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2014 Ford Focus Titanium

American Government Special Collections Reference Desk

Topics:  Ford Focus
Opinions expressed by Bill Crittenden are not official policies or positions of The Crittenden Automotive Library. You can read more about the Library's goals, mission, policies, and operations on the About Us page.

2014 Ford Focus Titanium

Bill Crittenden
March 21, 2014


2014 Ford Focus Titanium 2014 Ford Focus Titanium 2014 Ford Focus Titanium 2014 Ford Focus Titanium 2014 Ford Focus Titanium 2014 Ford Focus Titanium 2014 Ford Focus Titanium 2014 Ford Focus Titanium 2014 Ford Focus Titanium
I don't have a test track.  Chances are, neither do you, so my review of this car will focus (no pun intended) on the little things I noticed driving around Woodstock, Illinois.

First of all, it took me a while to even get out onto the street in Woodstock.  I was handed the remote, given the instruction to push the start button, and sent on my way.

A search (or three) of the dashboard and steering column revealed only a circular cover plate where the key used to be turned to start the car.  It is, unfortunately, reminiscent of the sort of blank plate that would cover missing features in stripped models on older cars.

After fiddling with the start button on the fob, then making a phone call, I did finally find the actual start button...right behind a spoke of the steering wheel.  Considering the importance of such a button, it should probably be in a better (more visible) spot.  Why couldn't they have put the button where the key used to go in?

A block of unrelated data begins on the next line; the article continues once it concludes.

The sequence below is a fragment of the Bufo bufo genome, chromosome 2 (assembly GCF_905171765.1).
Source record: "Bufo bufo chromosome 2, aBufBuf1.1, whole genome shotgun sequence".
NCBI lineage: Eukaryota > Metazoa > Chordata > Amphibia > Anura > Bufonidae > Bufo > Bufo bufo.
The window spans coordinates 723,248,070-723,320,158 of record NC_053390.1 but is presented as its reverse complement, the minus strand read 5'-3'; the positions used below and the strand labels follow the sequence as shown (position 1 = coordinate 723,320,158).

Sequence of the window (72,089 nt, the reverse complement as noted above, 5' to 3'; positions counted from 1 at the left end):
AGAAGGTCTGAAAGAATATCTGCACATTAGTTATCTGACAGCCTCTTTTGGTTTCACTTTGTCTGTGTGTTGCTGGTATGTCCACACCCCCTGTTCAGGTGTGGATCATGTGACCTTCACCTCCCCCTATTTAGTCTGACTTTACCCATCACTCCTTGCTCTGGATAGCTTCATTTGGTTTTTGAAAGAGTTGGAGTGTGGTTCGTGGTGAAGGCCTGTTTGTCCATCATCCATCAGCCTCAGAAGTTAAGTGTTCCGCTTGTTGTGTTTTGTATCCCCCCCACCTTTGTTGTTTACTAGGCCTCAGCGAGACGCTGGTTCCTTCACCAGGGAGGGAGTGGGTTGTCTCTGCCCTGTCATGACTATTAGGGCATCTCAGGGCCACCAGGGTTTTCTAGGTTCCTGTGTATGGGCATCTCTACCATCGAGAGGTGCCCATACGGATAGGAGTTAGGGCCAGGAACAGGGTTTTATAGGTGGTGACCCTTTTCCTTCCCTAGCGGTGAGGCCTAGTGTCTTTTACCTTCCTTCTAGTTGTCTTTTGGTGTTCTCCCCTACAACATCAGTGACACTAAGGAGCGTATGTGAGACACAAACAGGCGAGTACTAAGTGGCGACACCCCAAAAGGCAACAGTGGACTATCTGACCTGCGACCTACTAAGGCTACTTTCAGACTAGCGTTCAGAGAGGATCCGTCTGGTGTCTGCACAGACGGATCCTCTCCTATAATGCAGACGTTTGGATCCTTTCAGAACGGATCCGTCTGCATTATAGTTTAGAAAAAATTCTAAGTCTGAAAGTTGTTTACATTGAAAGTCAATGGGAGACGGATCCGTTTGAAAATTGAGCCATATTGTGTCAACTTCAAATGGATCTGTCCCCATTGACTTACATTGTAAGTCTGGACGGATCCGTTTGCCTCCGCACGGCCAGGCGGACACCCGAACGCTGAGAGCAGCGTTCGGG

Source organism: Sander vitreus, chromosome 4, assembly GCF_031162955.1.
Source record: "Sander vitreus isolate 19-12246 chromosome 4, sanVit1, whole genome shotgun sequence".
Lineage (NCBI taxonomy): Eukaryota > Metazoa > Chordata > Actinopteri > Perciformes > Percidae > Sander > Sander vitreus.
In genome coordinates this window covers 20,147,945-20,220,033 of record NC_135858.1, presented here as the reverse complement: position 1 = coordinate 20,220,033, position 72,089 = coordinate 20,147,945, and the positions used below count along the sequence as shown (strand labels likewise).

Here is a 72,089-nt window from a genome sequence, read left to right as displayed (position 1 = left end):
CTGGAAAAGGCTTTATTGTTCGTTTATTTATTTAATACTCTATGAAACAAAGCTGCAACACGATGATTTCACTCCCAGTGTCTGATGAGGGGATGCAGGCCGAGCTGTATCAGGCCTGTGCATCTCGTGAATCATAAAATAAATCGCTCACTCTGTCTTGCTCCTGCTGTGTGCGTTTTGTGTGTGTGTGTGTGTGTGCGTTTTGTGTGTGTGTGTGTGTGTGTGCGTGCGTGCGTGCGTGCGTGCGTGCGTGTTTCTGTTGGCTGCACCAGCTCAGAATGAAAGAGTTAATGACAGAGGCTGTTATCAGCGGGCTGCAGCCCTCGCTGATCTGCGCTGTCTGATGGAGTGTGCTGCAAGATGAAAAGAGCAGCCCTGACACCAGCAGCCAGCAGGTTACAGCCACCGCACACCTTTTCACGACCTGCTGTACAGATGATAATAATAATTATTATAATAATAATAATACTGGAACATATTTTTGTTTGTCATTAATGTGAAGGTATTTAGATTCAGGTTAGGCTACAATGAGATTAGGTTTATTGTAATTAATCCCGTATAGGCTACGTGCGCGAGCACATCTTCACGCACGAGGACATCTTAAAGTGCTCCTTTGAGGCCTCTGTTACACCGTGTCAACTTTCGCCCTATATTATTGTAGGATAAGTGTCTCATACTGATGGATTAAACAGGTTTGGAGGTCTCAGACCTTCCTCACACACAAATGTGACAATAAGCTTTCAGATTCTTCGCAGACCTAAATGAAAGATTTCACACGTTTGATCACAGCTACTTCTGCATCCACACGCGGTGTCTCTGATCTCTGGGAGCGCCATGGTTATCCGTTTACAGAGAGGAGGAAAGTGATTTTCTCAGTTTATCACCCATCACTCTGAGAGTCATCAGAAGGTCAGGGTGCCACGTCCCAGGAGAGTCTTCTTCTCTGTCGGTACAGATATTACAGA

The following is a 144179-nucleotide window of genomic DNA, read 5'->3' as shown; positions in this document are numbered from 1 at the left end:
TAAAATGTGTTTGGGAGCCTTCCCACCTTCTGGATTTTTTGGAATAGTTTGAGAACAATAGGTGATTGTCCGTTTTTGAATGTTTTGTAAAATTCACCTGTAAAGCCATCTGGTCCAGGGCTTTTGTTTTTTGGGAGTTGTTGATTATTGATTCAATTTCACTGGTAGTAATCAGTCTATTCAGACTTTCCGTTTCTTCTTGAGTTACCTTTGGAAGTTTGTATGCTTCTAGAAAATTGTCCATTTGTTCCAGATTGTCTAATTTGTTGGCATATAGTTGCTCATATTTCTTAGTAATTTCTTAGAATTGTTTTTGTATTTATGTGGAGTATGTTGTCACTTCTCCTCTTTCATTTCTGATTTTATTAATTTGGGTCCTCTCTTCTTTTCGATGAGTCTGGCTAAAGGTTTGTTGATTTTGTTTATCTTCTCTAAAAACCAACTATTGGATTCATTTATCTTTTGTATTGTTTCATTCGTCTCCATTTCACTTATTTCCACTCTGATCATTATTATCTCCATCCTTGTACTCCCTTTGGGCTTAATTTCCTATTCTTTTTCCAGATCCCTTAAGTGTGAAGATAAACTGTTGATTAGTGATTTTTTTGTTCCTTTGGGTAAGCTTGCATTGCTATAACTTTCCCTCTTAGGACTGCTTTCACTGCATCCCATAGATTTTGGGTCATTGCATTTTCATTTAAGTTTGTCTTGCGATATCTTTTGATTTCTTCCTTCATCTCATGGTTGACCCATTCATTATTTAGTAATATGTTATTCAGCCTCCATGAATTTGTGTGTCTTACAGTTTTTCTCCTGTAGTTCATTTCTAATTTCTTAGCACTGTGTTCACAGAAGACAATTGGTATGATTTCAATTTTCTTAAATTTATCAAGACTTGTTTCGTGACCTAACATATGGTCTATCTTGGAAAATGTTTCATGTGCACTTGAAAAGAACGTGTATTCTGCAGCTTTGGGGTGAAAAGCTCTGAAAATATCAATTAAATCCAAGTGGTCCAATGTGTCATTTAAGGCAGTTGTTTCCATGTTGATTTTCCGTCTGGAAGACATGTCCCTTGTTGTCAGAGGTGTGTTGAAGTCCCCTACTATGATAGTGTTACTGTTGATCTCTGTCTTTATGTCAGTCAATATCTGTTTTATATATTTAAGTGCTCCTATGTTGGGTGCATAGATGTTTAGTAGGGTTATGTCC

Once on my way, driving dynamics were what could be expected, except for a little sputter of a few hundred RPMs at idle while sitting at a stop sign or traffic light.  The car had less than 5,000 miles on it, but it didn't feel like it should be normal on a new car (not that I've driven a lot of new cars lately...or ever).

It does have enough of room for a six-foot-two driver with a disproportionately tall torso to fit in comfortably, even if climbing up out of it is a little tough at times and I wonder how close my face is to any side curtain airbag there might be.

Other than that, the basic functions of the car are as can be expected: four tires, gas engine, front wheel drive, four doors, two and a half rear seats, hatchback, it hasn't changed much since the days of the Escort.

But what HAS changed, and dramatically, is the little extras that make living with it so much nicer.  GPS navigation, entertainment system, dual-zone climate control, smartphone interface (hands-free calling is an Illinois law now), a touchscreen to control all of that, and in the instrument cluster the little icon of the car that shows which lights are on.  The blue and white glow of the instruments is pleasant to look at, maybe a little distracting in just how cool it all looks at night, but I'm sure I'd get used to it.  Also very cool looking are the soft blue lights that illuminate everything important inside the car when the door is open, and can be turned on with a dimmer switch while driving.  The over-the-shoulder position of the reading light is also much better than the traditional placement between the sun visors.